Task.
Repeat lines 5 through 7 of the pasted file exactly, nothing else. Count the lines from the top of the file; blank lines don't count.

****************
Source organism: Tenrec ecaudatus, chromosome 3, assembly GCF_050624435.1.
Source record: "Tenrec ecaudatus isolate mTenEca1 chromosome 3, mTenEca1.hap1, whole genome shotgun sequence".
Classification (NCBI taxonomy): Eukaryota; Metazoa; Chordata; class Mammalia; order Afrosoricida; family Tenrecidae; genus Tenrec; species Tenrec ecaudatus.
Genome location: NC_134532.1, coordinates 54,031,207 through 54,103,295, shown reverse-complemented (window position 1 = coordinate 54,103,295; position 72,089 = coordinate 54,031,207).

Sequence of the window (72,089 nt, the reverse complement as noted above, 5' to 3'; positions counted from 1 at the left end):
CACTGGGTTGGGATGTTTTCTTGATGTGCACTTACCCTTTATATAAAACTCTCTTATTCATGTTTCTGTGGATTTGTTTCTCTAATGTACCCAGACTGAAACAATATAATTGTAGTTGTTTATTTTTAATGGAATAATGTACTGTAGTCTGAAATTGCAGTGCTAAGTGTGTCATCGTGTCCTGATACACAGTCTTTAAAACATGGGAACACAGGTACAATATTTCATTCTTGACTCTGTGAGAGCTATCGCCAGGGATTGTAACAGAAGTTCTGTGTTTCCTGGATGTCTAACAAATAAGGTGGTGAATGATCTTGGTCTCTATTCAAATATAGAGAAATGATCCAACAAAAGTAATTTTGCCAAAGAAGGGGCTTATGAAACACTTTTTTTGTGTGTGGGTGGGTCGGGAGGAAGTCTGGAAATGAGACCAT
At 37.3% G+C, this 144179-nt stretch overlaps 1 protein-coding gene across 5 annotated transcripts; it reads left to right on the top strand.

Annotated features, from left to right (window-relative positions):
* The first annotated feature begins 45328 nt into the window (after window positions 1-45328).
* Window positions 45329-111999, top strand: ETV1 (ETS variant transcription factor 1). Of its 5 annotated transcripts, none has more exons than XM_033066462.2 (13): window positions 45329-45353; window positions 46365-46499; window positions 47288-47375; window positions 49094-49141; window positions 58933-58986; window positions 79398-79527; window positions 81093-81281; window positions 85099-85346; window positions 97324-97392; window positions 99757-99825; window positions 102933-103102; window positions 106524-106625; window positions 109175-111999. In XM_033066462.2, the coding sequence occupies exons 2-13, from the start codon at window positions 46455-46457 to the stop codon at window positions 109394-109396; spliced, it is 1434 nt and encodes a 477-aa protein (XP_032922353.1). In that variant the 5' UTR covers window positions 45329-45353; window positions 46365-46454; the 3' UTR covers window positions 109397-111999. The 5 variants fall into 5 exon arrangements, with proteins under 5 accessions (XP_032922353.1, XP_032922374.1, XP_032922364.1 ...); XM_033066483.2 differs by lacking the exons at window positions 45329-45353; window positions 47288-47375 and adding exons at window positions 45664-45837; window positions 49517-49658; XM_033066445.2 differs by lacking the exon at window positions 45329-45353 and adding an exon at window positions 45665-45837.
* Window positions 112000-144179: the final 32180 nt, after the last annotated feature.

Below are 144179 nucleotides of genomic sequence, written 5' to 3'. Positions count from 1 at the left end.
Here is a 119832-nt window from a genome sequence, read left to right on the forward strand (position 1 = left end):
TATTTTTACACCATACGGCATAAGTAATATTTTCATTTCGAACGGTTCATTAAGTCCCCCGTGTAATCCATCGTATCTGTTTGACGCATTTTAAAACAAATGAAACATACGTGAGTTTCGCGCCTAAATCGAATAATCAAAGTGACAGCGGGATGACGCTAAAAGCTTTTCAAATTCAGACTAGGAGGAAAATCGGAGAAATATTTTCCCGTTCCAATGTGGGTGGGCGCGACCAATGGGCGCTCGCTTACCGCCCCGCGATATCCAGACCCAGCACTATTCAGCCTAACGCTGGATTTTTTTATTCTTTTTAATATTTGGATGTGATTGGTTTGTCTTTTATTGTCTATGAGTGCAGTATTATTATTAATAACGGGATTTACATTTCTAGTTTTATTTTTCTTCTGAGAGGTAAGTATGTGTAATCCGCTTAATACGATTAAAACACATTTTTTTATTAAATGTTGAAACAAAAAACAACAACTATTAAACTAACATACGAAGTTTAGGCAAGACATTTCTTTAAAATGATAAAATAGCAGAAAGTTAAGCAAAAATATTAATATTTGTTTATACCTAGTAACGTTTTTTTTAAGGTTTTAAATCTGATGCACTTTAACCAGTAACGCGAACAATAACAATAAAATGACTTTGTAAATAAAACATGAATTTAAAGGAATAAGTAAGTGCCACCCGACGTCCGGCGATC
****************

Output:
Sequence of the window (72,089 nt, the reverse complement as noted above, 5' to 3'; positions counted from 1 at the left end):
CACTGGGTTGGGATGTTTTCTTGATGTGCACTTACCCTTTATATAAAACTCTCTTATTCATGTTTCTGTGGATTTGTTTCTCTAATGTACCCAGACTGAAACAATATAATTGTAGTTGTTTATTTTTAATGGAATAATGTACTGTAGTCTGAAATTGCAGTGCTAAGTGTGTCATCGTGTCCTGATACACAGTCTTTAAAACATGGGAACACAGGTACAATATTTCATTCTTGACTCTGTGAGAGCTATCGCCAGGGATTGTAACAGAAGTTCTGTGTTTCCTGGATGTCTAACAAATAAGGTGGTGAATGATCTTGGTCTCTATTCAAATATAGAGAAATGATCCAACAAAAGTAATTTTGCCAAAGAAGGGGCTTATGAAACACTTTTTTTGTGTGTGGGTGGGTCGGGAGGAAGTCTGGAAATGAGACCAT
At 37.3% G+C, this 144179-nt stretch overlaps 1 protein-coding gene across 5 annotated transcripts; it reads left to right on the top strand.